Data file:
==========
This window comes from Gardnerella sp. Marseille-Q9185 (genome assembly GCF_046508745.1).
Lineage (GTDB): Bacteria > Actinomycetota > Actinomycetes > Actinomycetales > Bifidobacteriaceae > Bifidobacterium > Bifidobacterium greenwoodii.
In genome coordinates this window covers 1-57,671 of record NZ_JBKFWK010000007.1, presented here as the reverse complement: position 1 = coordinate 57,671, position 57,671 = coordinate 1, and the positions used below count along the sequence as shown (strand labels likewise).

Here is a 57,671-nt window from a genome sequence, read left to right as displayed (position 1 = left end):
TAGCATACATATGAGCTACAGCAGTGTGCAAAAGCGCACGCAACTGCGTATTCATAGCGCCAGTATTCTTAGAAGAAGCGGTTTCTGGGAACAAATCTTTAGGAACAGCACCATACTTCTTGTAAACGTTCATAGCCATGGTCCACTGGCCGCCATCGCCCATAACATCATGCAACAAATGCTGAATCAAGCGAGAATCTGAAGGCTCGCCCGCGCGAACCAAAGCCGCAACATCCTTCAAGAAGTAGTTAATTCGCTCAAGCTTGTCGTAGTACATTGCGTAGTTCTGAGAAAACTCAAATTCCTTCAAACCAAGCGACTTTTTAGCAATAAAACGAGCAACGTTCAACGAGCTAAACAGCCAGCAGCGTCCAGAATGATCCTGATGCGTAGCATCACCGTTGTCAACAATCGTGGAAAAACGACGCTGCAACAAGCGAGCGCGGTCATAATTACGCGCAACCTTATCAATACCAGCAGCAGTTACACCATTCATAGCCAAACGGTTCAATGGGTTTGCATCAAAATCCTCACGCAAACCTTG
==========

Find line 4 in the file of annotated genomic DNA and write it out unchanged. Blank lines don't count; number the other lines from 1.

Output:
Here is a 57,671-nt window from a genome sequence, read left to right as displayed (position 1 = left end):